Watch and Be Amazed as the Internet Becomes a Parody of Itself

| Wed Sep. 30, 2015 1:25 PM EDT

It's about time we had a rigorous, quantitative way of telling our friends what we really think of them. Meet Peeple, coming soon to a smartphone near you:

When the app does launch, probably in late November, you will be able to assign reviews and one- to five-star ratings to everyone you know: your exes, your co-workers, the old guy who lives next door. You can’t opt out — once someone puts your name in the Peeple system, it’s there unless you violate the site’s terms of service. And you can’t delete bad, inaccurate or biased reviews — that would defeat the whole purpose.

Sounds like a libel suit waiting to happen, doesn't it? Exciting! In any case, here's the deal: When Peeple launches, I want every one of you to download the app and rate me with one star. Zero stars if possible. For a brief moment, I want to be the worst person in the world. This will be my 15 minutes of fame.

Unfortunately, I know my readers. You probably think this sounds like a hoot, but you're too lazy to actually do it, aren't you? I guess I don't blame you. I am too.

Oh well. But one more thing before I end this post. According to Caitlin Dewey, "You can already rate restaurants, hotels, movies, college classes, government agencies and bowel movements online." Bowel movements? Well fine. I would give today's four stars. No, wait. Five stars. It was pretty excellent.

POSTSCRIPT: There's already an app-enabled camera for your front door called Peeple, a poorly-reviewed Tyler Perry movie called Peeples, a kids' toy called Creeple Peeple, and a "urine-induced art" package called Peeple (you put the peeple in urinals, and they slowly lose their clothes as you pee on them). These guys couldn't think of a more unique name for their ridiculous app?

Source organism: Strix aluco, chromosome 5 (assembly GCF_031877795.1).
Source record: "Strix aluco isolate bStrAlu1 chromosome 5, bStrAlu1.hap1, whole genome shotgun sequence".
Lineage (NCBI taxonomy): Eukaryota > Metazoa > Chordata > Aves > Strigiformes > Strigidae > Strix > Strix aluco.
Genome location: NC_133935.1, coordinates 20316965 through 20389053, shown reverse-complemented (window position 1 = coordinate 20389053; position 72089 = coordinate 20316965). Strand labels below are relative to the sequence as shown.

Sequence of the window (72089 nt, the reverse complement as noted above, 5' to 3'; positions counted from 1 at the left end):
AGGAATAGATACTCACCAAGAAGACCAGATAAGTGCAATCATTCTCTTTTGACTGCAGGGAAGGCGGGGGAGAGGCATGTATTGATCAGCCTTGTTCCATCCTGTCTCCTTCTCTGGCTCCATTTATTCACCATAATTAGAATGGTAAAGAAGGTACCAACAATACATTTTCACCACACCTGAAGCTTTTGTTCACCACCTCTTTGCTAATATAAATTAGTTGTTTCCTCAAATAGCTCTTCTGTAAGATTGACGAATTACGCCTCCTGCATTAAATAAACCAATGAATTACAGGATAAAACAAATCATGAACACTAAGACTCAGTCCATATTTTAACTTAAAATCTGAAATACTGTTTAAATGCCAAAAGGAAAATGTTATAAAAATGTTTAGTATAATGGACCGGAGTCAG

ANOTHER POSTSCRIPT: I sure hope we're allowed to change our ratings in this app. When some little rat bastard of a "friend" refuses to let me borrow his lawnmower, I want an easy way to punish him.

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Welcome to the 1990s Version 2.0

| Wed Sep. 30, 2015 12:45 PM EDT

Rep. Kevin McCarthy, the pride of Bakersfield and most likely our next Speaker of the House, was on Sean Hannity's show last night. He assured Hannity that he would be a conservative speaker with a strategy to fight and win:

“And let me give you one example. Everybody thought Hillary Clinton was unbeatable, right? But we put together a Benghazi special committee. A select committee. What are her numbers today? Her numbers are dropping. Why? Because she’s untrustable. But no one would have known that any of that had happened had we not fought to make that happen.”

That appears to be a reference to Clinton’s private server email woes.

Ya think? Benghazi is the modern version of Whitewater. I think everyone knows perfectly well that there's nothing there and never has been, but it gives Republicans an institutional base to issue subpoenas and basically poke into anything that might hurt Hillary. Just as Whitewater led to Filegate led to the blue dress, Benghazi has led to emailgate, and from there, who knows? But obviously Republicans are hoping that if they just keep the investigation going, eventually they'll get their blue dress.

It's worth remembering just how much of the Whitewater investigation was aimed at Hillary back in the day. There were times when she took more hits than Bill. The press played along then, and they're playing along now. In both cases, there was genuine news that justified a certain amount of coverage. But also in both cases, the amount of coverage was insanely out of sync with the actual evidence of serious wrongdoing. Welcome to the 1990s version 2.0.